I’m a cyclist, not a runner. But last year when cycling in Richmond Park I saw the London Duathlon being set up and thought it looked a lot of fun, so signed up. Being a ‘non-runner’ I signed up for the half Duathlon distance as a good first multisport challenge. I knew I could run a 10km and the cycling distance was only 22km, so it would be more a case of bringing it all together…
Before the race…
Having spent my summer cycling up mountains, my base fitness was pretty good. So about five weeks ago, I thought I’d better start a bit of run training knowing this was in the diary!
For my first run in months I did a gentle 5km, averaging around 5.27 minutes per kilometre. Over the next three weeks I focused on upping my distance, mixing that up with brick training sessions (multisport training sessions): either a run then cycle, cycle then run or cycle and swim (sometimes I just didn’t fancy running lol!) I quickly reduced my time to 5.13 per km and within two weeks did an 8.5km jog. I was comfortable I could do the distance so started to think about times. I decided to do a trial run (5km run, 30km bike and 3km run) to test the legs and my fuelling strategy a week before the event, which paid off as it gave me confidence and a good idea of my energy levels and pacing. I decided I’d aim for sub-2 hours, based on never having done a transition before and honestly not knowing how I’d feel on the day!
What a fun event! For someone who had never done a multisport event before, the London Duathlon was a great entry race. There was a bit of waiting around at the start, but once the race waves started rolling, we were quickly off. I find I always naturally run and ride quicker in a race, but noticed I was averaging sub 5 minutes in the first km so slowed down for fear I’d run out of beans! The 5km loop of the London Duathlon has a minor incline for the first 2.5km, then a lovely descent which precedes a very minor incline towards the transition pen. I easily got a new PB in the first 5km, which was a great feeling.
The first transition was straightforwards. I switched my trainers to cleats, my visor to my helmet and I was off. I quickly wolfed down some fuel and headed towards Broomfield hill, a short but steep climb which ranges between 4 and 12%. Perhaps due to the number of others walking/struggling, I felt like I flew up it. It was a great feeling and lovely racing on home turf. The second lap was less straight forwards; my chain came off on the same hill and I had to fix it quickly, cross over the road then do a hill start! After a mechanical, I checked my time and as my legs felt fresh decided to put my foot on the gas. I quickly caught up some people I recognised and before I knew it was on my last 5km…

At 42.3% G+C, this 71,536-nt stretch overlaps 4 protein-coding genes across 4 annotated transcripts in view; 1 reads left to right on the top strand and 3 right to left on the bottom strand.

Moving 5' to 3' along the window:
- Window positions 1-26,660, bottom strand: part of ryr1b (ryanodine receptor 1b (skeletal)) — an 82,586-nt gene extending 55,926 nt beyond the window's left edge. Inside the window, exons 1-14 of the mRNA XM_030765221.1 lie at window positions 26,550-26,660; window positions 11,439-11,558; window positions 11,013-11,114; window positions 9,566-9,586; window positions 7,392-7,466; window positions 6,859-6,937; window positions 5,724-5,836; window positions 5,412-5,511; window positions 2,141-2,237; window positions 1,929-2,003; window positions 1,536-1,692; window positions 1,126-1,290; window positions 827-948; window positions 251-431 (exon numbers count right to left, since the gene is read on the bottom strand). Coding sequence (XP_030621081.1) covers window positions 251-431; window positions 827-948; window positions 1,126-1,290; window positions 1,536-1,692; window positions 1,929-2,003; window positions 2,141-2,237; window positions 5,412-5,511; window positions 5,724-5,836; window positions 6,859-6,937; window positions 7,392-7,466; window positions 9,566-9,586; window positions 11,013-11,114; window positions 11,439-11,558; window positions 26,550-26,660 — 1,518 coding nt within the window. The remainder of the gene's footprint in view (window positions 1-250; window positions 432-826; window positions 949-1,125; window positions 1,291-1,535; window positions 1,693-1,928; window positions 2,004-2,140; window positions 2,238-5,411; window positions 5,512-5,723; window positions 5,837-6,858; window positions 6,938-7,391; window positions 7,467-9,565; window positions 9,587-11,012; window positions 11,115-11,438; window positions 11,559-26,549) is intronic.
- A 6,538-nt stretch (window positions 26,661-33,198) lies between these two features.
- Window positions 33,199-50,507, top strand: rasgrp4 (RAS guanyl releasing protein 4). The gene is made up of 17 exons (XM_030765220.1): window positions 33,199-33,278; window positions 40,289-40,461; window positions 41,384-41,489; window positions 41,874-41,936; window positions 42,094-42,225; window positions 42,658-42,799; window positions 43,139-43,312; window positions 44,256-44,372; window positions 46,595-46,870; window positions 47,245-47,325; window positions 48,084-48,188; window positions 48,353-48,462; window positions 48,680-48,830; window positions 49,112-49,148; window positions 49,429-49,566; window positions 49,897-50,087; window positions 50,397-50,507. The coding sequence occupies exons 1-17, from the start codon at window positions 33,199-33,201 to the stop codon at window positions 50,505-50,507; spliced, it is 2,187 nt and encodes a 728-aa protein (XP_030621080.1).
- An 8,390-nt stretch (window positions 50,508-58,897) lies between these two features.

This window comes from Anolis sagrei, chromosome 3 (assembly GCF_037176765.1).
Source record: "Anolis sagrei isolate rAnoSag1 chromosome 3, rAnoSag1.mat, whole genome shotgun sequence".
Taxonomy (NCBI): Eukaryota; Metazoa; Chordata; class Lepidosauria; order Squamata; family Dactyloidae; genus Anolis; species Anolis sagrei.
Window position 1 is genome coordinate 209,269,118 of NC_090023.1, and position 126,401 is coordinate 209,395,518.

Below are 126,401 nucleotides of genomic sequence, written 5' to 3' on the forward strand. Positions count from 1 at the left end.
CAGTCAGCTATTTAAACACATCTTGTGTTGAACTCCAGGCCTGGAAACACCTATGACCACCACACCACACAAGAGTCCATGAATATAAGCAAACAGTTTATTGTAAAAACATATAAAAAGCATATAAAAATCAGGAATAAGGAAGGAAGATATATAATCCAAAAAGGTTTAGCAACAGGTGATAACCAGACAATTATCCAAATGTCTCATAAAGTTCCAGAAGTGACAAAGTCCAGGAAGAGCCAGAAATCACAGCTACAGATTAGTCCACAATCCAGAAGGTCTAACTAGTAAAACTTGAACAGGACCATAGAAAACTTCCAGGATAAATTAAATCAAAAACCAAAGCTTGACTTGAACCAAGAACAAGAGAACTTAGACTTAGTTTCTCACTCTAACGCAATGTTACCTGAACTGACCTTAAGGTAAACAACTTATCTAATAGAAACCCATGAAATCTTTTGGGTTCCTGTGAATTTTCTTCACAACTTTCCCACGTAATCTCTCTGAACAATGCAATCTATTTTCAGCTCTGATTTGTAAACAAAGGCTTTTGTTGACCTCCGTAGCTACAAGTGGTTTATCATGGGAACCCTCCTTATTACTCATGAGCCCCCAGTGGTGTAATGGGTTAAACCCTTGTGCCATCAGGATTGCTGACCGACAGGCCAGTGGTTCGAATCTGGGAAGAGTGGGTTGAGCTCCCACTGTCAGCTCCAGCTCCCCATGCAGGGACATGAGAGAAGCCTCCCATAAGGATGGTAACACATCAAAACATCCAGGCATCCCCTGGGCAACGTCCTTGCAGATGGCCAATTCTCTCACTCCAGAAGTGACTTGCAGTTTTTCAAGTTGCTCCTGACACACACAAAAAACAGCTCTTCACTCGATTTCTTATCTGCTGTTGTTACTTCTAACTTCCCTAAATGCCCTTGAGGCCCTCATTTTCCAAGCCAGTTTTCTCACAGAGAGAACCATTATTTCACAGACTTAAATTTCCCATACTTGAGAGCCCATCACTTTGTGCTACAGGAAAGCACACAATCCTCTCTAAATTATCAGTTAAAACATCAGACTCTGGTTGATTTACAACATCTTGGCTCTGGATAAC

I’d mentally prepared for ‘jelly legs on the last run, especially as I’d gone harder than planned on the bike to make up time. I whipped a quick caffeine gel and was surprised to find my legs weren’t too bad. The nice thing about a half distance is you’re done before you know it! I decided I’d pace myself a bit slower than the first 5km and have a little sprint to finish. It was a fab feeling crossing the line and hearing them call out my name.
What I learnt?
In my view, Duathlon is a runners game, but if you’re a cyclist the great thing is, cycling provides some recovery in between the running! Even when you have to ride fast to make up time!
The London Duathlon is a fun event. You’ll get a range of serious duathletes aiming for a time or doing it for fun to novice runners and riders, most of whom are not technical riders. Be patient, overtake safely and call out. Whilst headphones are banned, people don’t pay attention to their surroundings, particularly when they are tired riding uphill. Call out to help those around you and keep right if overtaking/keep left if chilling!
Fuelling properly is everything. Eating well, well before the event is crucial. Allow enough time to digest too. I ate light snacks on the bike (half a clif bar and a gel), allowing some time to absorb a bit more energy before the next run. I also used caffeine before and throughout the race, which gave me a little boost!
Get elastic laces, comfy shorts and a race belt. Elastic laces mean you can slip your trainers on and off quickly in transition (a tip from triathlon friends!)
Buy comfy shorts, by which I mean cycling shorts for triathlon with a thin chamois or a trisuit. As a newbie, I went for shorts rather than all out. Tri shorts give you some padding, but mean you can run comfortably without a bulky chamois bouncing around and looking terrible!
My friend leant me a race belt on the day. I’d never used one before, but it means you can quickly flip your number to the front for running and the back for cycling. No more pin holes in jerseys! Plus, I felt like one of the gang lol…
And the result?
1 hour 41 minutes, 20 seconds – 3rd in my age category. Not bad considering the mechanical and that I’d never done a duathlon before! Job done 👊🏻
And the next challenge..? Conquering the infamous Col du Tourmalet.